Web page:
SAM

Published:
2019-09-29 11:07:12 BdST

Record paddy yield makes no difference to farmers


FT ONLINE

Rice output hit an all-time high of 37.3 million tonnes in fiscal year (FY) 2019, but that brought little smile on the growers' face for low prices, said, insiders.

After witnessing falling prices, Aman cultivators are in a fear of losing their investments in the current FY '20 too.

The harvest of Aman, the second-largest source of rice, will begin in the last week of October and continue until next January.

The Department of Agriculture Extension (DAE) and the Bangladesh Bureau of Statistics (BBS) jointly prepared the rice production estimate of 37.3 million tonnes.

It was above a growth rate of 3.0 percent from that of FY '18, they revealed.

Rice output was also a record 36.2 million tonnes in FY '18, according to BBS.

DAE director-general Dr. Md Abdul Muyeed said 5.6 million hectares have been brought under Aman farming this year, which is 99.97 percent of their target.

Aman yield might exceed their 14.0-million tonnes target amid suitable weather conditions, especially the continuing late monsoon rain, he cited on Thursday.

"The supply side is showing tremendous progress, but we are also in deep concern over the persisting low paddy prices," Mr. Muyeed said.

For surplus production and low prices, DAE has targeted to minimise Boro cropping land by 50,000 hectares this fiscal from that of the previous one.

Dr. Muyeed said Boro output surpassed 20 million tonnes for the first time while Aman also recorded an all-time high of 14.3 million tonnes in FY '19.

Paddy prices have been hovering between Tk 400 and Tk 650 a maund for the past one year against production costs of Tk 820-1,000 based on varieties and regions.

Department of Agricultural Marketing (DAM) director-general Mohammad Yousuf said paddy now sells at Tk 500-550 a maund in the Aus growing hubs of Sylhet, Chattogram, Barishal, Rangpur and Rajshahi.

If Aman farmers do not get fair prices of their produce this season, he fears, many will not go for Boro farming next season (December-January).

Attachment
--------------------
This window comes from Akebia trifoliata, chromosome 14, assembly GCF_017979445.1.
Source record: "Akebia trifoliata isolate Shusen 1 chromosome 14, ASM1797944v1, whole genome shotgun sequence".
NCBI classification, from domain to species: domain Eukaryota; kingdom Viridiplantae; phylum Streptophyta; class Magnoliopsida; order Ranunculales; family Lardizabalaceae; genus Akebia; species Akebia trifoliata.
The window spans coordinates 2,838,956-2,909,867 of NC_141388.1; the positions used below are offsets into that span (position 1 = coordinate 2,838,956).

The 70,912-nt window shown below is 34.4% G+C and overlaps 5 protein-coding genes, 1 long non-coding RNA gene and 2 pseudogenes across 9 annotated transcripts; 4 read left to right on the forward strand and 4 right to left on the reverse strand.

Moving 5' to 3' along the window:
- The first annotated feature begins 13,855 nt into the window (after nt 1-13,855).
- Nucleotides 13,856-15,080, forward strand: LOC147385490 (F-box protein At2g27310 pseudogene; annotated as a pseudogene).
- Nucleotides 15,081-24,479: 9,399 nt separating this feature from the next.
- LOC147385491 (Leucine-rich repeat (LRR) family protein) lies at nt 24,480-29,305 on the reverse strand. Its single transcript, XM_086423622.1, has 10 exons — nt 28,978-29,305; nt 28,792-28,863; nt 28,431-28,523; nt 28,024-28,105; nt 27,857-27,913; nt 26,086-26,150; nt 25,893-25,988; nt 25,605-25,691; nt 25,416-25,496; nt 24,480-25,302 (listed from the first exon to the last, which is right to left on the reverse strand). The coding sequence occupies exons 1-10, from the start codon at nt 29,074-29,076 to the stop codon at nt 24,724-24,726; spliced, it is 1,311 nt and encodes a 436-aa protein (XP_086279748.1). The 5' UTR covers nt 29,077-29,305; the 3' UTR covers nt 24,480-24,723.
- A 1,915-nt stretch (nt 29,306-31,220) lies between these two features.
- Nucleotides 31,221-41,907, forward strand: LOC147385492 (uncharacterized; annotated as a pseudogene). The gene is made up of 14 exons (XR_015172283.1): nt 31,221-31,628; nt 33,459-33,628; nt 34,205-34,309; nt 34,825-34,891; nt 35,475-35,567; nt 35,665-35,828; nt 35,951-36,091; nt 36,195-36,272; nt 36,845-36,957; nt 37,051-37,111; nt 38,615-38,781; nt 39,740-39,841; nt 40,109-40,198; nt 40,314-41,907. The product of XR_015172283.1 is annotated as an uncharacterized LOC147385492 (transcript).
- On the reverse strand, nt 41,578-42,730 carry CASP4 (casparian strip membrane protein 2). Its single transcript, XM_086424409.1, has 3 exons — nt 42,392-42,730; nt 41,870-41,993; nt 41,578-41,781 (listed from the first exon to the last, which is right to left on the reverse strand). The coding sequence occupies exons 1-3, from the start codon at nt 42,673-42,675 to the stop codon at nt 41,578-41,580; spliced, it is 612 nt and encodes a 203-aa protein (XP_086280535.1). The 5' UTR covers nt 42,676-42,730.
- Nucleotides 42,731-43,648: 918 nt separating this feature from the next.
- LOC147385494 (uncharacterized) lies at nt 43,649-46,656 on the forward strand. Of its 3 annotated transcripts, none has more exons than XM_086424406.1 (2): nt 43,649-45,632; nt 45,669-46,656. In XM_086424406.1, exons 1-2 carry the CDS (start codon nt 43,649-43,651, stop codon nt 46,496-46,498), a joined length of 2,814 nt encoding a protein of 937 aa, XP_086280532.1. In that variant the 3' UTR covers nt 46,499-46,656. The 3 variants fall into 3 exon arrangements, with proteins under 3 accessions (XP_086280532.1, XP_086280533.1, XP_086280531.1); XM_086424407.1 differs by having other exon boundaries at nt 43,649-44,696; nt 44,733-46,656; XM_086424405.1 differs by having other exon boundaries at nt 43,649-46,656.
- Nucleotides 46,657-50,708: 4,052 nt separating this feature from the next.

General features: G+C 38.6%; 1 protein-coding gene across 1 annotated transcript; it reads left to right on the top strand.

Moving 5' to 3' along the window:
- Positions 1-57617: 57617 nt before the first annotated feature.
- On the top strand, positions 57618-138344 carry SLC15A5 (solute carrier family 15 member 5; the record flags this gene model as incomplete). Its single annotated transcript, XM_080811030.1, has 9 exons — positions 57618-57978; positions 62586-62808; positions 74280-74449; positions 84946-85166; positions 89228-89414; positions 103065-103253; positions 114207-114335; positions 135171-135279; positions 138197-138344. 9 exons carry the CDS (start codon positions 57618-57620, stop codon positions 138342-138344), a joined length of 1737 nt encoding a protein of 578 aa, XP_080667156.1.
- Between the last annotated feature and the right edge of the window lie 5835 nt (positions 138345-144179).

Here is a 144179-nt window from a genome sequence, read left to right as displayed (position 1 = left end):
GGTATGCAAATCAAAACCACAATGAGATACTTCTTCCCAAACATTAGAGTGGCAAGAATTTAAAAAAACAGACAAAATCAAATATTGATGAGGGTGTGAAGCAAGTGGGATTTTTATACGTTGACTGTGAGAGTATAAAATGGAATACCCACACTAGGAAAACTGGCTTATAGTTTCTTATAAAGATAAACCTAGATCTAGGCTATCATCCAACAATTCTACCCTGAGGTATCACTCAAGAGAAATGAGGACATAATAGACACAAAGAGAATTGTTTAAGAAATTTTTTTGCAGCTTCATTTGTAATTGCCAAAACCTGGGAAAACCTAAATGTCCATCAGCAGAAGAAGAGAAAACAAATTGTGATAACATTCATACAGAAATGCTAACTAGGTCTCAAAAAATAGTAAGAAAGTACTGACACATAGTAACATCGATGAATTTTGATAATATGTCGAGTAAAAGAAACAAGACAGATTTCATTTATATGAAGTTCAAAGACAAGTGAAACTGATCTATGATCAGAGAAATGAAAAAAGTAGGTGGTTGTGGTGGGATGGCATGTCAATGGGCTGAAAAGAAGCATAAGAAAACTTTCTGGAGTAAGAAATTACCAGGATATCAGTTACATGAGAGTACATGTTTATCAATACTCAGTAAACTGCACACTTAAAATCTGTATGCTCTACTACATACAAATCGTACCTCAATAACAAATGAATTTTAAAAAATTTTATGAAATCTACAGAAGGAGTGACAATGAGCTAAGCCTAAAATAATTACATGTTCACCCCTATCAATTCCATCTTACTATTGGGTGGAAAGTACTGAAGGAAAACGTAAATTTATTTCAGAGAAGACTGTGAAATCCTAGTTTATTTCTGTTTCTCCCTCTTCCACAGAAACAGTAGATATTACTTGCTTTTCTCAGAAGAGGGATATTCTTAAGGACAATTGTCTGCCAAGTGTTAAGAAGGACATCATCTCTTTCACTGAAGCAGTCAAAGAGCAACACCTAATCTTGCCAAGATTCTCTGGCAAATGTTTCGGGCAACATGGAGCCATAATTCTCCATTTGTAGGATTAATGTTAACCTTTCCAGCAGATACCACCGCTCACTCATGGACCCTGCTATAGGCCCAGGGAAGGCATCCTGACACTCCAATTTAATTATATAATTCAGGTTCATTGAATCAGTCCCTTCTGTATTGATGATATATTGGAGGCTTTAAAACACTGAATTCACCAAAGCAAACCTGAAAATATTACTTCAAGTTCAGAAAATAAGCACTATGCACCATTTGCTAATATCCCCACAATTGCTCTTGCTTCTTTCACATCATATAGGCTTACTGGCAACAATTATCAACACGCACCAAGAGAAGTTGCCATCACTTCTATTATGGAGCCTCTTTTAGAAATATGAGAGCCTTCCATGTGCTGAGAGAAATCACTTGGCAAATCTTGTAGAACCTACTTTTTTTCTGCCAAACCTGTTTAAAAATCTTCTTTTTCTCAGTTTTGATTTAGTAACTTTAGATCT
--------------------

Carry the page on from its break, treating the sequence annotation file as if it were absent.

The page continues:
Despite losses in Boro season, Ahmed Sharif Swapan, a Nilphamari Sadar farmer, has cultivated Aman on his eight bighas of land in the hope of recouping losses.

"But there is no sign for a rise in paddy prices within two or three months amid existing supply of Boro crops," the man said to media.

He said only a few lucky farmers got a chance to directly sell paddy to the government, but that too was fixed through a lottery by local representatives.

Marginal farmers and sharecroppers are the worst sufferers as they have lost everything in the last Boro season, Mr. Swapan added.

Professorial fellow Dr. Md Asaduzzaman at the Bangladesh Institute of Development Studies said crops and vegetables comprise 70 percent of the agriculture sector where rice is a major crop.

The rural economy has been hit hard by falling paddy prices this fiscal, he said, adding that potato and onion prices also fell during the January-April harvest time.

The analyst said any trouble in the crop sector could discourage farmers from production as they have many alternatives now.

Policymakers should take it seriously from the perspective of national food security, he opined.

He suggested direct cash subsidy be given to farmers and the government buys at least 15 percent of crops directly from farmers under its procurement drive.

The minimum support price should be introduced to safeguard both farmers and food security, Mr. Zaman observed.

Unauthorized use or reproduction of The Finance Today content for commercial purposes is strictly prohibited.


Popular Article from Agriculture